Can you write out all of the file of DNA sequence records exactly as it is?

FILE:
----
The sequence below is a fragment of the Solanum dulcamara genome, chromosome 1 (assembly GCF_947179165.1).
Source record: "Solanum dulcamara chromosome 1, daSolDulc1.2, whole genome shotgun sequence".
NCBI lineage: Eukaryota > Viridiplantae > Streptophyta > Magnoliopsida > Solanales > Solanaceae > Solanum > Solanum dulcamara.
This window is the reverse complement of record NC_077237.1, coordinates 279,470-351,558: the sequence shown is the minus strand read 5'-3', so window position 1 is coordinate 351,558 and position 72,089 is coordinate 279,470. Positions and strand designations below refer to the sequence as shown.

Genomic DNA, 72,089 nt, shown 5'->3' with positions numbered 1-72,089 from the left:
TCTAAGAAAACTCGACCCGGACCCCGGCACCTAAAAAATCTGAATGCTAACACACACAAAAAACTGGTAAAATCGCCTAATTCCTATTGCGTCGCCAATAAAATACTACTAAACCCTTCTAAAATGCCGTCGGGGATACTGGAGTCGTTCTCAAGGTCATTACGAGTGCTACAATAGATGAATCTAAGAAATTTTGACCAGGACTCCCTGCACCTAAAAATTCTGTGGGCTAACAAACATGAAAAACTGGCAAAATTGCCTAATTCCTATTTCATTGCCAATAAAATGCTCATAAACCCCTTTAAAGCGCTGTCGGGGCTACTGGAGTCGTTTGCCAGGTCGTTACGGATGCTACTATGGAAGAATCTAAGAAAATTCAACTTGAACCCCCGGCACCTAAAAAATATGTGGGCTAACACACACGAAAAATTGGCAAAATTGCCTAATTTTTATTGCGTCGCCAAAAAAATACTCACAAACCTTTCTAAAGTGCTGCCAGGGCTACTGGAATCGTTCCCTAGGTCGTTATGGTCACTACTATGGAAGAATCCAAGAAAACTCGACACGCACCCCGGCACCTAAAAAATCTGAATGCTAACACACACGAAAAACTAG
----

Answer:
The sequence below is a fragment of the Solanum dulcamara genome, chromosome 1 (assembly GCF_947179165.1).
Source record: "Solanum dulcamara chromosome 1, daSolDulc1.2, whole genome shotgun sequence".
NCBI lineage: Eukaryota > Viridiplantae > Streptophyta > Magnoliopsida > Solanales > Solanaceae > Solanum > Solanum dulcamara.
This window is the reverse complement of record NC_077237.1, coordinates 279,470-351,558: the sequence shown is the minus strand read 5'-3', so window position 1 is coordinate 351,558 and position 72,089 is coordinate 279,470. Positions and strand designations below refer to the sequence as shown.

Genomic DNA, 72,089 nt, shown 5'->3' with positions numbered 1-72,089 from the left:
TCTAAGAAAACTCGACCCGGACCCCGGCACCTAAAAAATCTGAATGCTAACACACACAAAAAACTGGTAAAATCGCCTAATTCCTATTGCGTCGCCAATAAAATACTACTAAACCCTTCTAAAATGCCGTCGGGGATACTGGAGTCGTTCTCAAGGTCATTACGAGTGCTACAATAGATGAATCTAAGAAATTTTGACCAGGACTCCCTGCACCTAAAAATTCTGTGGGCTAACAAACATGAAAAACTGGCAAAATTGCCTAATTCCTATTTCATTGCCAATAAAATGCTCATAAACCCCTTTAAAGCGCTGTCGGGGCTACTGGAGTCGTTTGCCAGGTCGTTACGGATGCTACTATGGAAGAATCTAAGAAAATTCAACTTGAACCCCCGGCACCTAAAAAATATGTGGGCTAACACACACGAAAAATTGGCAAAATTGCCTAATTTTTATTGCGTCGCCAAAAAAATACTCACAAACCTTTCTAAAGTGCTGCCAGGGCTACTGGAATCGTTCCCTAGGTCGTTATGGTCACTACTATGGAAGAATCCAAGAAAACTCGACACGCACCCCGGCACCTAAAAAATCTGAATGCTAACACACACGAAAAACTAG